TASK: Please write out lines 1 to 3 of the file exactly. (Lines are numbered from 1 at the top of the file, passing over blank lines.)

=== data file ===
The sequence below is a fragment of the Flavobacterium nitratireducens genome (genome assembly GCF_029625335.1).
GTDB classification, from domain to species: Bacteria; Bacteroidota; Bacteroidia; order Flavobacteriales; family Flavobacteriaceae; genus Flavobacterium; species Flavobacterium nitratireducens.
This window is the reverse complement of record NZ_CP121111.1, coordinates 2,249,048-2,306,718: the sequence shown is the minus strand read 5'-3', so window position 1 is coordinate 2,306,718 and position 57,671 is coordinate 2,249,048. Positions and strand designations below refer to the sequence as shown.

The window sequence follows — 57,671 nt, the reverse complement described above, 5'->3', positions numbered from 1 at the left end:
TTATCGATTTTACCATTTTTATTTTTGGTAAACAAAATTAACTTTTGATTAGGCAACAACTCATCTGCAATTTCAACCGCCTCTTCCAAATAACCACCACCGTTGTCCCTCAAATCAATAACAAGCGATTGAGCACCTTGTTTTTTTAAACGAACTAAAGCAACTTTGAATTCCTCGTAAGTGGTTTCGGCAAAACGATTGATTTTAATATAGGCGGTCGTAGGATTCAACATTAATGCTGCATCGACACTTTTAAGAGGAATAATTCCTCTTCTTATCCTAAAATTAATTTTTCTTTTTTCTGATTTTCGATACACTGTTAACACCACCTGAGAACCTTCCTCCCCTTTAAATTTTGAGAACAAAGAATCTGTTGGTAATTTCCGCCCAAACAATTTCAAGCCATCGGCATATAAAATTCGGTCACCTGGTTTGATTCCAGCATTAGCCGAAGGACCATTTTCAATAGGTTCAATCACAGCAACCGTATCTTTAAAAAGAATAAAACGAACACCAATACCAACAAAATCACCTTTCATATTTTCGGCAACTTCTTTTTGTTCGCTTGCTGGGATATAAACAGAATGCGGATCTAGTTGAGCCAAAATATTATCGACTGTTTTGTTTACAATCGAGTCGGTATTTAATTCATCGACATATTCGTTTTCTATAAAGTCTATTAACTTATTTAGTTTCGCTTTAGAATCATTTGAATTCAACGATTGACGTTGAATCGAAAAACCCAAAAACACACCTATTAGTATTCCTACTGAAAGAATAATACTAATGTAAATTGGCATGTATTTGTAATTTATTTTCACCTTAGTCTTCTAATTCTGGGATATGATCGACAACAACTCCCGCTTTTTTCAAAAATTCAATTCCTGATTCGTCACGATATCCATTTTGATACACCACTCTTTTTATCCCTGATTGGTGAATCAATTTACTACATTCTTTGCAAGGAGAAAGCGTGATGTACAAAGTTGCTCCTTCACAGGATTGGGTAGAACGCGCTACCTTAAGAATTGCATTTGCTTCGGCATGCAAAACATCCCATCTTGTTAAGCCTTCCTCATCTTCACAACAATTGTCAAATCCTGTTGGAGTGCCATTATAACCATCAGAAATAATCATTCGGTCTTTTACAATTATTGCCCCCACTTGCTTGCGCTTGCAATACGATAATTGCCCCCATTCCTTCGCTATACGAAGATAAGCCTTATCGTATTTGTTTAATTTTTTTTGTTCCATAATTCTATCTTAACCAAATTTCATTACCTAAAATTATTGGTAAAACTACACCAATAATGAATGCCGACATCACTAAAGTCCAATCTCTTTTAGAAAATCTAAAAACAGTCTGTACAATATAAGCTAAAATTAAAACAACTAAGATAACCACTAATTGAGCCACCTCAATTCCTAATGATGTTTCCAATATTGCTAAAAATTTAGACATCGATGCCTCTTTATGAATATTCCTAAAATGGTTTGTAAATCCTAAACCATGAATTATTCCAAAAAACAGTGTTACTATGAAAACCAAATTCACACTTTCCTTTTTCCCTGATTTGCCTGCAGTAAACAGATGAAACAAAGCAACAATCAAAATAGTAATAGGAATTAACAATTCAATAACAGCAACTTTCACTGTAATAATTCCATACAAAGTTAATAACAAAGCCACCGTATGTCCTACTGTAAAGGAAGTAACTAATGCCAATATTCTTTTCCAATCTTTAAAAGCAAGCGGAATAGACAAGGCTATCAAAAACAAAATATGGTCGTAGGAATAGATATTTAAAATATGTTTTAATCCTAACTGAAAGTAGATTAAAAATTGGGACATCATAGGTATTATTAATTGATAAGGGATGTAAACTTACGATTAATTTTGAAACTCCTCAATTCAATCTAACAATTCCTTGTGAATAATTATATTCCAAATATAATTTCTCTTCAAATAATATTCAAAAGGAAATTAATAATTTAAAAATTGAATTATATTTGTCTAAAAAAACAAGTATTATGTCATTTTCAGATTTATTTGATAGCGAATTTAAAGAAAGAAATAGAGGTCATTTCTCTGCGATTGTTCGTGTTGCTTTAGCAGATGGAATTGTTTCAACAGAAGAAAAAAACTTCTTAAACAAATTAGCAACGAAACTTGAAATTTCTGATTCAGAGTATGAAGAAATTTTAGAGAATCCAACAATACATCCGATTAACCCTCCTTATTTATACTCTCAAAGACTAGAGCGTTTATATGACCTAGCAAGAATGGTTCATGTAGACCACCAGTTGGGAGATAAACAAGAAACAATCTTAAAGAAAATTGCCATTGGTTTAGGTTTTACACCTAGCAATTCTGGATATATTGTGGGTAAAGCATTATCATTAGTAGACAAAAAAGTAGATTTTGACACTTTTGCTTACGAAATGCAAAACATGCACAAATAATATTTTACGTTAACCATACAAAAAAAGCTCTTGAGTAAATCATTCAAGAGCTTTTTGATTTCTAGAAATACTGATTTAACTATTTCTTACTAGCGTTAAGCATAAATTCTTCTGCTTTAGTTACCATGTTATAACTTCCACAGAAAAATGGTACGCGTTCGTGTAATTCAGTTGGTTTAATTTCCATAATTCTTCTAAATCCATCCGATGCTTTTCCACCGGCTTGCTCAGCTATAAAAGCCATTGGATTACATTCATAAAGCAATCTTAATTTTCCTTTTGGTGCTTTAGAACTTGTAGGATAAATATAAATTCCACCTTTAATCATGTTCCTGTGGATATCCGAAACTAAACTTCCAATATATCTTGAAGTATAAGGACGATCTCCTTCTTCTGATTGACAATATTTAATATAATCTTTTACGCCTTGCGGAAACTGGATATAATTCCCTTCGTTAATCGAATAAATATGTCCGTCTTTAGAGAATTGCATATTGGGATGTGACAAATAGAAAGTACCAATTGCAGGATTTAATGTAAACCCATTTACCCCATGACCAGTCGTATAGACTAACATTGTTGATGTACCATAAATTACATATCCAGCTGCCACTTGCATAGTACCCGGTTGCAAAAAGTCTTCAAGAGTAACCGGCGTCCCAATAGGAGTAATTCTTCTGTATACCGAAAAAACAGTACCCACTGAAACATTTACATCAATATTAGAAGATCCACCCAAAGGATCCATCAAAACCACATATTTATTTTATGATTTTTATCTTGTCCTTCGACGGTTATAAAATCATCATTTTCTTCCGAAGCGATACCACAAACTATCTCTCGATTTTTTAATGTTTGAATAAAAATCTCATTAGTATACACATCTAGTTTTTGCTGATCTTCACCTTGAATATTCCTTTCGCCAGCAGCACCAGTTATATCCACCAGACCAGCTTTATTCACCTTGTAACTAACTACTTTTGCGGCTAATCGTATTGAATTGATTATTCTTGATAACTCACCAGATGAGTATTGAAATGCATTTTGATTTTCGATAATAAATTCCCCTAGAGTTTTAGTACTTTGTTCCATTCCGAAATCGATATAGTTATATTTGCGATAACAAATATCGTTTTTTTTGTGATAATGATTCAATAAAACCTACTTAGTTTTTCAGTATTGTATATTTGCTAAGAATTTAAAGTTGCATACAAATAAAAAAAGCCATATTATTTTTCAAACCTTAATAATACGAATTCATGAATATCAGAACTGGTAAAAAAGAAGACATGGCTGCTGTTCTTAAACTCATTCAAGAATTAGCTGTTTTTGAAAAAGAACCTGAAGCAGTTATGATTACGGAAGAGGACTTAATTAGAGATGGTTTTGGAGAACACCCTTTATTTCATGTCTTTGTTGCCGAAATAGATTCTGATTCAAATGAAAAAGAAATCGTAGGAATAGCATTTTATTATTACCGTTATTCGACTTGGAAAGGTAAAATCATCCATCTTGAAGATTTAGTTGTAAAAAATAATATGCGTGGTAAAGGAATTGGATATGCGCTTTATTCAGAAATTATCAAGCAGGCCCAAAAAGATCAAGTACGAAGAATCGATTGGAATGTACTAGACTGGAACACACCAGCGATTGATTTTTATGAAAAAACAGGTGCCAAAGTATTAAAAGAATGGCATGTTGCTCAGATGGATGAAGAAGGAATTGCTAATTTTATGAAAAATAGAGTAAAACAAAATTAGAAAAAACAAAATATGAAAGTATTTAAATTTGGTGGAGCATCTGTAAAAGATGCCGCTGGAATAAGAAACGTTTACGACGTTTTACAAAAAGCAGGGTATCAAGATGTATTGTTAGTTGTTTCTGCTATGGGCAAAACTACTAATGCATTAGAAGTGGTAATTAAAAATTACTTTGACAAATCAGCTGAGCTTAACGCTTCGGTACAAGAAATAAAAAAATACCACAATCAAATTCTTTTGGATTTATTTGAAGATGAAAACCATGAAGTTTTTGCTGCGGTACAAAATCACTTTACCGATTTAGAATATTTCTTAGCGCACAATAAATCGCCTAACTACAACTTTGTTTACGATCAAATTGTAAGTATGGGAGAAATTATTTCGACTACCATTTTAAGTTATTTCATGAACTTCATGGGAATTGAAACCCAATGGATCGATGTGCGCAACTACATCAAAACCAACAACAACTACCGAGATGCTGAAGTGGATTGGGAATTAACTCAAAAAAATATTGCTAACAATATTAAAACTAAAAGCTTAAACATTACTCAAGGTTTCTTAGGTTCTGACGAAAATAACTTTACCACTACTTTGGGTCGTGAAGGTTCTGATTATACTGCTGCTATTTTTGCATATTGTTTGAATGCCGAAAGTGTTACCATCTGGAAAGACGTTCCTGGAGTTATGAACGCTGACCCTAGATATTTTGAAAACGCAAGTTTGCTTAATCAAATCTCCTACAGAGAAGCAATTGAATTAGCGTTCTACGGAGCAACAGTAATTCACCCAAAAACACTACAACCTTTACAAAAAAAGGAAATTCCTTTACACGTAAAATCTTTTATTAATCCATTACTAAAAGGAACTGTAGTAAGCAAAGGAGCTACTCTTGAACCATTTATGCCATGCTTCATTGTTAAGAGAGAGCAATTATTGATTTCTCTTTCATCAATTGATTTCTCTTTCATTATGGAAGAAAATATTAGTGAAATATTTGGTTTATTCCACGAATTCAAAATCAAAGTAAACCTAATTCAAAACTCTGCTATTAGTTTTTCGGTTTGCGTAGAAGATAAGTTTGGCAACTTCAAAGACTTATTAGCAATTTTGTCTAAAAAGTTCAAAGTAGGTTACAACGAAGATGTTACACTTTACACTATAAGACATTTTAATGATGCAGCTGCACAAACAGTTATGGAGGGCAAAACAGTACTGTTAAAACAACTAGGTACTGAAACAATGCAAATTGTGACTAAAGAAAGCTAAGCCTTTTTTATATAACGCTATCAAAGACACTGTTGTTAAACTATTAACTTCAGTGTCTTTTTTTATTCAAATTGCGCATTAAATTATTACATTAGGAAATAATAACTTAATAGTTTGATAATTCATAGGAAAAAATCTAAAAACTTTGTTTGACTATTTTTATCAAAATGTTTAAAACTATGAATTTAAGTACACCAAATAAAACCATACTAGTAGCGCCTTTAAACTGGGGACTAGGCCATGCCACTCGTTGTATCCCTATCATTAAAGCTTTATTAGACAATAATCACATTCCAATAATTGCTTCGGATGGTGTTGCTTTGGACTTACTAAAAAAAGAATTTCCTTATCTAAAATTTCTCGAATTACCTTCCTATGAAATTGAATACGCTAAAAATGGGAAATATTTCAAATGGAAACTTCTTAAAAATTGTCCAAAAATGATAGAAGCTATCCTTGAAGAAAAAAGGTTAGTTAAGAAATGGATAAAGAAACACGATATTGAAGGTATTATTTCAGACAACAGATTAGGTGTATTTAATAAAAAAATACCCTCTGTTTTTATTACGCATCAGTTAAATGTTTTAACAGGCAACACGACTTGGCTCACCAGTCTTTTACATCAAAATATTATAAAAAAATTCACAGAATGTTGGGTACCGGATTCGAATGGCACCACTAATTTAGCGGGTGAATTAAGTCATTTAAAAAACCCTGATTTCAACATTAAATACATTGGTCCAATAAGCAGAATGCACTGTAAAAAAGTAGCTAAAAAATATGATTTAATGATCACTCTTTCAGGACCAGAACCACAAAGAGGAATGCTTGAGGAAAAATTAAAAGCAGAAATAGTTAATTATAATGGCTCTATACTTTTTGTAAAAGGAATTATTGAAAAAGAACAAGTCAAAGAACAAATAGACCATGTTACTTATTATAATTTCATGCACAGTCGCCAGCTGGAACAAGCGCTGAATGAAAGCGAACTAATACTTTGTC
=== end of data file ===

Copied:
The sequence below is a fragment of the Flavobacterium nitratireducens genome (genome assembly GCF_029625335.1).
GTDB classification, from domain to species: Bacteria; Bacteroidota; Bacteroidia; order Flavobacteriales; family Flavobacteriaceae; genus Flavobacterium; species Flavobacterium nitratireducens.
This window is the reverse complement of record NZ_CP121111.1, coordinates 2,249,048-2,306,718: the sequence shown is the minus strand read 5'-3', so window position 1 is coordinate 2,306,718 and position 57,671 is coordinate 2,249,048. Positions and strand designations below refer to the sequence as shown.